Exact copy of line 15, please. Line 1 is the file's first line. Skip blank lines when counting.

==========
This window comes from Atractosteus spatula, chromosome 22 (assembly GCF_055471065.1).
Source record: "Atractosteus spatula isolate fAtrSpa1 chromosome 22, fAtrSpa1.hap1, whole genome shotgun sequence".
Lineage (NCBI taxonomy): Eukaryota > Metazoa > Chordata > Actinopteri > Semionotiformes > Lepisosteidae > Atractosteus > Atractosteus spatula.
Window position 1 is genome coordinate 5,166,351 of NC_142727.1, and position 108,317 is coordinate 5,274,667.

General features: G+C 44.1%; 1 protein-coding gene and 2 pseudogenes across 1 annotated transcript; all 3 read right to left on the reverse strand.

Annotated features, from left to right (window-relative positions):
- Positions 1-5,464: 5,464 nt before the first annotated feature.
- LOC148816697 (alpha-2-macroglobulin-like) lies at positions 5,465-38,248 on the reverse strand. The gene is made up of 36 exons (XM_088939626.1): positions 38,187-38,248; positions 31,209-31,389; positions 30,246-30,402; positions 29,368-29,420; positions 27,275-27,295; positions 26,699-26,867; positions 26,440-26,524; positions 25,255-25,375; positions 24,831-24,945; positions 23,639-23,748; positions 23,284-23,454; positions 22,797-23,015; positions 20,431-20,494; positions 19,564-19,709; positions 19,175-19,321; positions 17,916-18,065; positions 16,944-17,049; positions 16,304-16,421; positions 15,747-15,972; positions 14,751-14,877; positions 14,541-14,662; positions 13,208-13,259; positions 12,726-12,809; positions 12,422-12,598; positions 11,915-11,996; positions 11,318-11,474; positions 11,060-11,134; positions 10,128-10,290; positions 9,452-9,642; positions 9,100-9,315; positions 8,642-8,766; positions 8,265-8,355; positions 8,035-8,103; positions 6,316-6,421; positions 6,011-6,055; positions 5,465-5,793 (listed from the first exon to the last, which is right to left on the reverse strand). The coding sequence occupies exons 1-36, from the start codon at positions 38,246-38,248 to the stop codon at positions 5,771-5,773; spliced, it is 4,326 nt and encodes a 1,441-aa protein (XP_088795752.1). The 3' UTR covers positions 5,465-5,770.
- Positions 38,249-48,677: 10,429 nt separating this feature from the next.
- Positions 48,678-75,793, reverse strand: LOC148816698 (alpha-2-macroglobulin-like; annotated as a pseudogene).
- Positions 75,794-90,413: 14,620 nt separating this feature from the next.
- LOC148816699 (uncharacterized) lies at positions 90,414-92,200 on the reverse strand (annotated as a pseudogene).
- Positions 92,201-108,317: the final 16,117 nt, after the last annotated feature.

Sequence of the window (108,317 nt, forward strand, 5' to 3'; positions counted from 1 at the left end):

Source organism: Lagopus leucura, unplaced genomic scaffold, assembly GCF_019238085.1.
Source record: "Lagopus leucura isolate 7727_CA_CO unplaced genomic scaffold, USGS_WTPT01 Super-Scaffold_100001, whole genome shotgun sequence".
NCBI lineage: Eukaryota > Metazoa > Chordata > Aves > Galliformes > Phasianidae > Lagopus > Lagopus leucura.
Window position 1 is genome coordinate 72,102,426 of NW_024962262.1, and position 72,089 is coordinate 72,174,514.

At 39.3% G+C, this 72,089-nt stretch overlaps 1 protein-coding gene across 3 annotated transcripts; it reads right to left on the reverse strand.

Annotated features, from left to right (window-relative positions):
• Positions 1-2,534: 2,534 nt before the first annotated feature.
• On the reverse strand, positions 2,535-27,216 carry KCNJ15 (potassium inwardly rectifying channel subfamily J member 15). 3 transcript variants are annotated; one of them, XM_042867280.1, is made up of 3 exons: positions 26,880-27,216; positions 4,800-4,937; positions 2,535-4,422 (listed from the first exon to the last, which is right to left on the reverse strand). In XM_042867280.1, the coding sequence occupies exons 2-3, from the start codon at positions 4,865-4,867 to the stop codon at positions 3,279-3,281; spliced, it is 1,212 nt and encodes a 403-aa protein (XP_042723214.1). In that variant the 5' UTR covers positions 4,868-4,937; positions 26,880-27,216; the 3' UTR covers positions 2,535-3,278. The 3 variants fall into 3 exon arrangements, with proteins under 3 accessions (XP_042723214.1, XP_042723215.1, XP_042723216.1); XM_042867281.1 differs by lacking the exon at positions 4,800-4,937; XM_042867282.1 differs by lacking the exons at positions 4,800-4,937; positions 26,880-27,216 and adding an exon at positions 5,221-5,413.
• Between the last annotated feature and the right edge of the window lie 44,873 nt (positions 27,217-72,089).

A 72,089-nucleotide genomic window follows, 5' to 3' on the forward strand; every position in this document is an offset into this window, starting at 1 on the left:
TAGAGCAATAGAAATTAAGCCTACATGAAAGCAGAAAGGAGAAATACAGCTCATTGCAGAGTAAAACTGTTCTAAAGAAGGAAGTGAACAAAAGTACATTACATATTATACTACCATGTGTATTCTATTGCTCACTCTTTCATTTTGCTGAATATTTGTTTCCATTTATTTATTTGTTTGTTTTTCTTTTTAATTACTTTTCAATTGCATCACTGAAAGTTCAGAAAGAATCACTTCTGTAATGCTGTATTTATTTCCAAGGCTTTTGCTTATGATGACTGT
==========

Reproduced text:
Source organism: Lagopus leucura, unplaced genomic scaffold, assembly GCF_019238085.1.